Despite the fact that the industry desires to proceed unregulated in this modern-day race for data aggregation, the argument that consumer privacy comes at the expense of innovation is necessarily skewed. It is entirely possible to protect consumer privacy without stifling and impeding technological innovation; accurately stated by Federal Communications Commission (FCC) Enforcement Bureau Chief Travis LeBlanc, "[p]rivacy and innovation are not incompatible." (23) Because "[i]t is no longer enough to justify privacy invasions as technologically inevitable or as essential to the American economy," (24) California courts have a critical opportunity to proactively remedy the growing divide between reasonably sound consumer privacy policy and rapidly emerging technology endeavors. (25) Industry pushback and failure of the California legislature to pass a proper consumer privacy bill should not bring consumer privacy efforts to a grinding halt, especially when the state constitution has sufficiently teed up California courts to address the issue.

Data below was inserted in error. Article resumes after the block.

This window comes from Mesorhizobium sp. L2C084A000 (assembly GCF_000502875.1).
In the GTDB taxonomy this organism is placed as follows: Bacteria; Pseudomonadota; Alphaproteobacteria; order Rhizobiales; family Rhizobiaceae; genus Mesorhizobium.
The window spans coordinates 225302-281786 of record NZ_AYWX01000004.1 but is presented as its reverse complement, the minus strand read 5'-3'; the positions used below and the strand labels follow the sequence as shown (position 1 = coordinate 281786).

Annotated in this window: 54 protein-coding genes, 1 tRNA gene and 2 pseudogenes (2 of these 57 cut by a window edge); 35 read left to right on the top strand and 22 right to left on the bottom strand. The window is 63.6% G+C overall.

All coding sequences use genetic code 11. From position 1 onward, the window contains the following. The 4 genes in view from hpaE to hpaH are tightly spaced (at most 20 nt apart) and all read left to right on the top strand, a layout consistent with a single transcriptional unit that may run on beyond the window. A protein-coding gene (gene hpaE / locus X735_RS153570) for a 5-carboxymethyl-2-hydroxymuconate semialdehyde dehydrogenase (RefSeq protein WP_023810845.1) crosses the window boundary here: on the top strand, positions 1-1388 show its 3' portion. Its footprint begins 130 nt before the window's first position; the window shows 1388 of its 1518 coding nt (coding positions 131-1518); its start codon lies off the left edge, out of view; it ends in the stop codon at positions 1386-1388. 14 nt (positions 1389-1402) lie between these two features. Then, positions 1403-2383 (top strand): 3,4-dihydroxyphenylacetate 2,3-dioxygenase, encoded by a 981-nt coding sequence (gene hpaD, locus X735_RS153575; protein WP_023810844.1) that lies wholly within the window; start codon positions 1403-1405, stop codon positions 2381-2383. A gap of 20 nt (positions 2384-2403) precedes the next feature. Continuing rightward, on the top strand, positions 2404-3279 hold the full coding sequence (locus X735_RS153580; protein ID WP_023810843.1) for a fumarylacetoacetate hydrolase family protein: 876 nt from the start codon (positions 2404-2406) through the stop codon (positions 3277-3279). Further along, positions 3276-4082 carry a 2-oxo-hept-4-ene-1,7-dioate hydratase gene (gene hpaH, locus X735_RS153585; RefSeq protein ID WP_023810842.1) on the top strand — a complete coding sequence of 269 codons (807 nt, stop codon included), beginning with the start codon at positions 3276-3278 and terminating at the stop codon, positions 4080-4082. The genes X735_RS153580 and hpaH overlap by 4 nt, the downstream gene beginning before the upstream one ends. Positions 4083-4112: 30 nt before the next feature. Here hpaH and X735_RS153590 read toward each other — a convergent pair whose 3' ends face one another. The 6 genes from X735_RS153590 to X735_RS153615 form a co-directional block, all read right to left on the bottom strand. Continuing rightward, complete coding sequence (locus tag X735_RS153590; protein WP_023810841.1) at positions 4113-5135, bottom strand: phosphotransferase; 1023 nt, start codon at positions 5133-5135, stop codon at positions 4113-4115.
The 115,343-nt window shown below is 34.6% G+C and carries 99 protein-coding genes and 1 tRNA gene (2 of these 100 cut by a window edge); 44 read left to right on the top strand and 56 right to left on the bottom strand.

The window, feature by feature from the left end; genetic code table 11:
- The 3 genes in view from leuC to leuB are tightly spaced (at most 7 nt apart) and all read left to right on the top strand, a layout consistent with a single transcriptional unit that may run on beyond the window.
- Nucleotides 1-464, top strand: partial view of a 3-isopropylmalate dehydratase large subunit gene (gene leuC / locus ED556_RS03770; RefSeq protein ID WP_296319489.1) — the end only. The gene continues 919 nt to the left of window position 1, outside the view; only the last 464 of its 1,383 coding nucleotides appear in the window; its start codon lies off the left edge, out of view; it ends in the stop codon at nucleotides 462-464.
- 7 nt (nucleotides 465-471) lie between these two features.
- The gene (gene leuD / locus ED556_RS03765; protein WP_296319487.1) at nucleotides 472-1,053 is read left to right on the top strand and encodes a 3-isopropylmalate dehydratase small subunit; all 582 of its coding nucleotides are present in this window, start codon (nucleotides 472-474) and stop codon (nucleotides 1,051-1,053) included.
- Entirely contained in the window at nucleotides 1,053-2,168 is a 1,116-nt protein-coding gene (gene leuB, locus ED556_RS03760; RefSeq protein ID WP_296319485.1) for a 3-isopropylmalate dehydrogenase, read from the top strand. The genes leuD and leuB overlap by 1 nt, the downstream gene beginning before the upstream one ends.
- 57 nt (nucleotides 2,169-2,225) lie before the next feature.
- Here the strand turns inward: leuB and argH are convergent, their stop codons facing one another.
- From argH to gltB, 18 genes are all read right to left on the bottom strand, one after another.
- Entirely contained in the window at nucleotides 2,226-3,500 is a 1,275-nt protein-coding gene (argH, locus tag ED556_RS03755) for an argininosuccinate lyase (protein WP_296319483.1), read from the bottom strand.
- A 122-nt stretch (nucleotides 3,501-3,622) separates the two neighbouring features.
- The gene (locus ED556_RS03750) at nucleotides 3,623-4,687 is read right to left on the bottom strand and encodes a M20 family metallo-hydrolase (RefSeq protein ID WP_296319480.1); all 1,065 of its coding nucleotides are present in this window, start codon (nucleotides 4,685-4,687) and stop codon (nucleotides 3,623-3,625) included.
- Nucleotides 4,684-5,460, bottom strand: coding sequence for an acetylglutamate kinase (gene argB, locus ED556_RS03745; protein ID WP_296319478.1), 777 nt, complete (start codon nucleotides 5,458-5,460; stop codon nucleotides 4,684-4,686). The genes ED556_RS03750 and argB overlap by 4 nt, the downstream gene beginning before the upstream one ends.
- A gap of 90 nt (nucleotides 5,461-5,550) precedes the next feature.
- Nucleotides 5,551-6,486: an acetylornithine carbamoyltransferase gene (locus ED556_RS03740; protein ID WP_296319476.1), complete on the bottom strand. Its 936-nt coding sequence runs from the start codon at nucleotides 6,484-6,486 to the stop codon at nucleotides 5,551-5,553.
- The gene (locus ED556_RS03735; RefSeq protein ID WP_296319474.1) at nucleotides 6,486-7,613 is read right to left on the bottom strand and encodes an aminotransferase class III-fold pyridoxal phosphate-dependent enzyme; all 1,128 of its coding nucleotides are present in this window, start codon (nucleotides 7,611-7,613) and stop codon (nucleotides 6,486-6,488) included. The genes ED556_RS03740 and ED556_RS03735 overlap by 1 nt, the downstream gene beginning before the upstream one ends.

As such, this note will demonstrate why California courts are perfectly positioned to set the standard for pro-consumer, pro-privacy user agreements by holding Facebook's Terms of Service and Data Policy unconscionable due to the company's non-consensual deployment of facial recognition technology to collect its users' biometric data. (26)